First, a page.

LA Sheriff's Deputies Say Violence, Harassment And Bullying Ongoing At East LA Station
Seven L.A. County Sheriff's deputies say the department has failed to address the violence, harassment and bullying they formally alleged nearly three months ago by a gang-like clique of their colleagues at the East L.A. Station.
The five deputies and two training officers filed legal claims on March 7 claiming that members of the "Banditos" clique attacked several of them at a September 2018 party, knocking one of them out and sending two of them to the hospital. The claims said the attacks followed months of harassment and bullying of young deputies that included pressure to carry out questionable arrests and work overtime without pay.
In a supplement to their claims filed Wednesday, the seven deputies said despite the transfer of some personnel, the department has allowed a number of Banditos to remain at the East L.A. station, and the group's bullying and harassment have "continued uninterrupted." The filing cites an additional incident of alleged violence since March 7.
"It is not normal to file supplements" to a legal claim, said the deputies' attorney, Vincent Miller. "But this is not a normal situation ... They have an emergency on their hands and they have not fixed it."
A legal claim is a precursor to a lawsuit. The original claims sought tens of millions of dollars from the county.
In a briefing with reporters Wednesday, Sheriff Alex Villanueva said there is no longer a hostile work environment at the East L.A. station.
"WE HAVE RESOLVED THAT"
"I am satisfied today we have resolved that," the sheriff said, noting that the station's captain, along with some lieutenants and sergeants, have been transferred. "We have good leadership there."
Villanueva claimed the department is "taking a very aggressive role in tamping this down." Investigators have interviewed "Banditos and non-Banditos," he said, "and we asked everyone, 'Are you ok? Are you being treated well?' Everything we needed to do as an employer we have done."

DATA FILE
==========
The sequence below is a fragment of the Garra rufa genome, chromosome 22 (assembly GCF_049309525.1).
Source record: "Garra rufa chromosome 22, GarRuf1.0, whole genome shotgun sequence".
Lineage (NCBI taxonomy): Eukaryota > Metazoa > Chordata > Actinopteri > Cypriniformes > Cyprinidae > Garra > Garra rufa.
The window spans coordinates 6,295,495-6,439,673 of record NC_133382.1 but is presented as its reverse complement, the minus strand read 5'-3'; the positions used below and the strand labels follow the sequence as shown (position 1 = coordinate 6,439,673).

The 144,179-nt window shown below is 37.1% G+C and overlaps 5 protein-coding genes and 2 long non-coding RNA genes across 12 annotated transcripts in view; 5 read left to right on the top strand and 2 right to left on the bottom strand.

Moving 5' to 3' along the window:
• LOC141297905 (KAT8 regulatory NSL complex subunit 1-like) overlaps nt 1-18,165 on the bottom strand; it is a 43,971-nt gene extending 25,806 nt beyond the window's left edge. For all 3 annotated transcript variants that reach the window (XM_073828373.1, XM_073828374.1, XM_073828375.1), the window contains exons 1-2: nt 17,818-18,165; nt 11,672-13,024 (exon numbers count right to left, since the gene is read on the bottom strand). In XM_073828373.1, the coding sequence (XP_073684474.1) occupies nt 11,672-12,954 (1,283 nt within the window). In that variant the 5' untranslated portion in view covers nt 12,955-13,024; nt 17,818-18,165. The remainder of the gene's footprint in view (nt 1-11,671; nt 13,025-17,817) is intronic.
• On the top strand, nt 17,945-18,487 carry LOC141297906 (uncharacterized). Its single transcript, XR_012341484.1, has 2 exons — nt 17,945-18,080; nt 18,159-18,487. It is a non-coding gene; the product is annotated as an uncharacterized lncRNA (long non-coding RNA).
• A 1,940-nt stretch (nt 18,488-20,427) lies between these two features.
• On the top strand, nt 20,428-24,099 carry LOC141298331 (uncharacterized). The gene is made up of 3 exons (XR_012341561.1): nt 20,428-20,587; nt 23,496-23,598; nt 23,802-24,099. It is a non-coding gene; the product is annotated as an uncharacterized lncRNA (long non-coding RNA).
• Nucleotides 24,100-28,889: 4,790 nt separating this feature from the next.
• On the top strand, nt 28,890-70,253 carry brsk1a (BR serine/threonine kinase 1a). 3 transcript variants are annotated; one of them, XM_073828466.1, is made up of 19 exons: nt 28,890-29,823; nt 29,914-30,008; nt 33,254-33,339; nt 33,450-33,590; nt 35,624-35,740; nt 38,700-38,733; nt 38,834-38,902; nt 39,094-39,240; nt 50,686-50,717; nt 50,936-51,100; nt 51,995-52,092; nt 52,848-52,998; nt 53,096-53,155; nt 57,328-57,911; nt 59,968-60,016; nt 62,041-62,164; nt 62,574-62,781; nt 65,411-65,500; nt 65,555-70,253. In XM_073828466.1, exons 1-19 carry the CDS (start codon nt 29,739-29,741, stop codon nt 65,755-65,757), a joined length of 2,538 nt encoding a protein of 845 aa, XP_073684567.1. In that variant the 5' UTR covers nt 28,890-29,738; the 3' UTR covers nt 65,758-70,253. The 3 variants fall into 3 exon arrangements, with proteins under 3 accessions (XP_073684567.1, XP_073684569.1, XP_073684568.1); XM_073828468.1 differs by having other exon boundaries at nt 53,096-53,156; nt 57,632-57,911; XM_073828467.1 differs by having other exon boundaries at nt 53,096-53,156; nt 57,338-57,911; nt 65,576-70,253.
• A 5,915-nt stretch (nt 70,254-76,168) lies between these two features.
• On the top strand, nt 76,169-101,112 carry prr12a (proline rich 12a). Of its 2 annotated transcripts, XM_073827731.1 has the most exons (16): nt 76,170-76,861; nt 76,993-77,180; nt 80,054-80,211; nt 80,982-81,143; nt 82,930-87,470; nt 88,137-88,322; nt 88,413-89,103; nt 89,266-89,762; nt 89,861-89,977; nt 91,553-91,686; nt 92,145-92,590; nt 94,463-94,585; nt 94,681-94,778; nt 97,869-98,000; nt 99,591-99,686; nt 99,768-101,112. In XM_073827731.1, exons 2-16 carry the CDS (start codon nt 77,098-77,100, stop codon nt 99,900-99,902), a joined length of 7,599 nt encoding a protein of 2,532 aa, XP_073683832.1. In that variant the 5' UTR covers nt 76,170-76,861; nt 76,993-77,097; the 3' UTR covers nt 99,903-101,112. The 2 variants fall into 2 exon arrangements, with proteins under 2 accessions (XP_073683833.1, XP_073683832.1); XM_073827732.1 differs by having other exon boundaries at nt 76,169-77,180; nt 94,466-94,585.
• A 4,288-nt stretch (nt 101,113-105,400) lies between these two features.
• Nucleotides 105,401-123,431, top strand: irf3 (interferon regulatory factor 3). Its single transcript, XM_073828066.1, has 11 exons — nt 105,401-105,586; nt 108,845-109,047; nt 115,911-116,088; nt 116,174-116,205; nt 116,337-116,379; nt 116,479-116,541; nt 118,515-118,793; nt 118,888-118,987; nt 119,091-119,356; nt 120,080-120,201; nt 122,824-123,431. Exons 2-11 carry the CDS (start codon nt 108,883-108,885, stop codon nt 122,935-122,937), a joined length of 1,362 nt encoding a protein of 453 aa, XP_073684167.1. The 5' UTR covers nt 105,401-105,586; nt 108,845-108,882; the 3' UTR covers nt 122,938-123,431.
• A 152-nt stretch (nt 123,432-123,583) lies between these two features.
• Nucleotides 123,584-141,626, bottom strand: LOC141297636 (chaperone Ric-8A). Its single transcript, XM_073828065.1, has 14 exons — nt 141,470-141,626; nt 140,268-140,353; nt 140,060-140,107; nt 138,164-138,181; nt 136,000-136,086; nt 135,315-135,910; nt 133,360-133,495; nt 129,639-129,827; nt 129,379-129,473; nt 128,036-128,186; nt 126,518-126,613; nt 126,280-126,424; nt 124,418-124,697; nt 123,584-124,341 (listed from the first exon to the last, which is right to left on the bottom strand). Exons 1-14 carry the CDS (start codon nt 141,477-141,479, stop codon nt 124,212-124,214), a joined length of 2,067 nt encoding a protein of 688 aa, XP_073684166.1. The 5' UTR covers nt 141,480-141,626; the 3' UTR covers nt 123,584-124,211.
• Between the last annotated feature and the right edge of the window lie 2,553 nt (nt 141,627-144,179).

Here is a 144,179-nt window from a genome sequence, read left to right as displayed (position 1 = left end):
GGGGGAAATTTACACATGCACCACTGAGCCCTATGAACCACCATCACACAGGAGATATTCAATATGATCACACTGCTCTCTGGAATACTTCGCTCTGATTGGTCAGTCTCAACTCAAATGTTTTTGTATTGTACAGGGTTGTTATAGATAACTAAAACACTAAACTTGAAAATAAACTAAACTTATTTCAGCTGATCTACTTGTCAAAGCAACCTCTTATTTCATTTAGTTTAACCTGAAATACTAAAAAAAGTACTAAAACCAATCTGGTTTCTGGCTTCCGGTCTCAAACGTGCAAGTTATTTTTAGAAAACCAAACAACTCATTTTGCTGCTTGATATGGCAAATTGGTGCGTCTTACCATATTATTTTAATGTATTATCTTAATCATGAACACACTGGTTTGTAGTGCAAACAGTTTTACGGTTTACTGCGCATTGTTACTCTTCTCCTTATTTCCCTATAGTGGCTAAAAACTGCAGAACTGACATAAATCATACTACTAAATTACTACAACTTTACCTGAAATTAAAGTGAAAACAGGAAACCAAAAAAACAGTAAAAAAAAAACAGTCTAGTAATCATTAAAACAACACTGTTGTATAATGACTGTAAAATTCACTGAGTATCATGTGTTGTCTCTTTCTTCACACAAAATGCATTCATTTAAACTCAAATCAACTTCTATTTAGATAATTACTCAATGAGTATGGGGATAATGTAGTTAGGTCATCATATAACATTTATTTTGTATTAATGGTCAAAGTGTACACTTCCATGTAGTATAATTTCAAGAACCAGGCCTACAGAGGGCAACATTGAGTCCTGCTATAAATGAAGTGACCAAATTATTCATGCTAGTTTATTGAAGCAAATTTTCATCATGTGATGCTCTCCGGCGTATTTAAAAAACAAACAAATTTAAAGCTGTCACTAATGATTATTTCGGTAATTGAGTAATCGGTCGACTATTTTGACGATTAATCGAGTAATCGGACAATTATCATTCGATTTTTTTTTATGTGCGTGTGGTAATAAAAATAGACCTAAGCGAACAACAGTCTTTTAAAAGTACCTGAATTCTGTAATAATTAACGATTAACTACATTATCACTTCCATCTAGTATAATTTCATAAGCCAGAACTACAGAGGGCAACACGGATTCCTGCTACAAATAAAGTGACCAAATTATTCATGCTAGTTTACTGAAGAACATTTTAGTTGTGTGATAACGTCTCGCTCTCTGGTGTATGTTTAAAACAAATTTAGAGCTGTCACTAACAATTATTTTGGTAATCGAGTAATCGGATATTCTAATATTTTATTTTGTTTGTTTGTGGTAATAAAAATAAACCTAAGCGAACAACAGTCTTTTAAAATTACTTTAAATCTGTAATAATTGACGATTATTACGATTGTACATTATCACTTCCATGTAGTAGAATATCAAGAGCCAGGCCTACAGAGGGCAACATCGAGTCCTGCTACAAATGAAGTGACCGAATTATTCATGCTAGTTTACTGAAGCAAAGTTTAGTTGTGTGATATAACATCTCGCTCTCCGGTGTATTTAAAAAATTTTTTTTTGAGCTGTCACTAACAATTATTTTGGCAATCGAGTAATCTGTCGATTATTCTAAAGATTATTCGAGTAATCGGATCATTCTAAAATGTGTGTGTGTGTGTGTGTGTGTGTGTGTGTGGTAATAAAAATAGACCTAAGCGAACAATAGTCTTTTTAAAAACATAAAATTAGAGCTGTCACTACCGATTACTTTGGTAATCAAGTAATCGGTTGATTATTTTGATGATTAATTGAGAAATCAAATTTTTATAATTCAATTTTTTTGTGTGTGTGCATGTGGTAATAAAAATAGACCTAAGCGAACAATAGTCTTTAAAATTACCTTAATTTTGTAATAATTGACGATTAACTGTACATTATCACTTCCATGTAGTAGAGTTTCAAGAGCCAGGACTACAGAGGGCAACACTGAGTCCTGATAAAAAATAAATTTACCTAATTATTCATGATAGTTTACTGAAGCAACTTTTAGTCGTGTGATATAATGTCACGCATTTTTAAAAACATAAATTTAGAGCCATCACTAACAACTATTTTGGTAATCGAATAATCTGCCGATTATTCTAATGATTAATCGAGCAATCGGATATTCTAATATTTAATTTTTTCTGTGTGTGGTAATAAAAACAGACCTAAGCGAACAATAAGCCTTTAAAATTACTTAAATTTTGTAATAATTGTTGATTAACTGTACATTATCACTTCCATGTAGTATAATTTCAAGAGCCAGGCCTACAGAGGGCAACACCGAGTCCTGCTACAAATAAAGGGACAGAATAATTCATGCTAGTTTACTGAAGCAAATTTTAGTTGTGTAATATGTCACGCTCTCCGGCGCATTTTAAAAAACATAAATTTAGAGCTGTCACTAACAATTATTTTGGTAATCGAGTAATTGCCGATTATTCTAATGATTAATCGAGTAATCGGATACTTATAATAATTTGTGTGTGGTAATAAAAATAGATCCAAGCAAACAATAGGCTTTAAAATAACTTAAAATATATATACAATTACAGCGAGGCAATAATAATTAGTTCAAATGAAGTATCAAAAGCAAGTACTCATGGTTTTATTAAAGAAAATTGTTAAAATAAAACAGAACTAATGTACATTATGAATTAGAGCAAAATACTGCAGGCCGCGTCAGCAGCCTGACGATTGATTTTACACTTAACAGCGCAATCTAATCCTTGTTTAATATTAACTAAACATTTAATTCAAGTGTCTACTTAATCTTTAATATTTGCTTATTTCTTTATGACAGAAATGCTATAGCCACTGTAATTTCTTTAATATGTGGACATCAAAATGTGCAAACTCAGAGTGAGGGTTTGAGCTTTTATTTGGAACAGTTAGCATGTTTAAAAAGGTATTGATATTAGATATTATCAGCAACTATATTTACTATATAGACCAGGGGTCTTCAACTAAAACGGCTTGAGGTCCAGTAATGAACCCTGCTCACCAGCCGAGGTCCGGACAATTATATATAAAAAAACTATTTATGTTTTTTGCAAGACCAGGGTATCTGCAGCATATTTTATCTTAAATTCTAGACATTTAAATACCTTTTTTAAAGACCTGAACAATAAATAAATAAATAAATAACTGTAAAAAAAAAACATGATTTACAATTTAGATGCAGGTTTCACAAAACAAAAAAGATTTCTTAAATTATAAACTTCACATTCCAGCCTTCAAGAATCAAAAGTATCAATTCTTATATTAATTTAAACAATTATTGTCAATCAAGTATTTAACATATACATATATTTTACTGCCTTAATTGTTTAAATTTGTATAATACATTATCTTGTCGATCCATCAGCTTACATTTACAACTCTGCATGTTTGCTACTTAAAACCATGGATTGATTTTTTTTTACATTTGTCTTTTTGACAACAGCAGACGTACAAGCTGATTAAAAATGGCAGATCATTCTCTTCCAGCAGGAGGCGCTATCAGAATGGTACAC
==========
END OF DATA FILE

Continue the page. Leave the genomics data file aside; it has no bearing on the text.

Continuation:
The sheriff said he expects the results of a criminal investigation into the September incident by the end of June.
The supplemental filing says in addition to the seven who filed the initial claims, "there are several other young Latino officers" at the East L.A. station "who have been targeted, bullied, and harassed by the Banditos and their 'prospects' (officers earning their stripes to be Banditos through wrongful conduct)."
Those deputies are too afraid to step forward "because of the County's refusal to protect them," according to the supplement.
A "SHOULDER-CHECK" INSIDE THE STATION
In addition, it says sometime after the March 7 legal filing, a Banditos "prospect" gave one of the bullied deputies a "shoulder-check" inside the station. "Management did nothing" after the deputy told his supervisor about the incident, the supplement alleges.
The ongoing "hostile work environment" has caused the original claimants "a myriad of health problems, including severe loss of sleep, high blood pressure," nightmares and a "panic attack" that sent one claimant to the hospital with symptoms "mimicking that of a heart attack," according to the supplement.
The claimants "cannot handle the stress of the hostile environment" and have sought transfers out of the East L.A. station, it says.
Four of the seven have been transferred, and the other three's requests for immediate transfers are pending, said Miller.
The supplement includes an anonymous letter it says was written to department administrators in the summer of 2018 warning of the Banditos' activities.
Miller told LAist he was also aware of four separate instances from 2016-2018 in which a Banditos member punched and knocked out a deputy. He said in a fifth punching incident, a Bandito knocked out another Bandito. Miller declined to provide the names of the deputies involved.
Villanueva said Wednesday he's unaware of these other alleged incidents.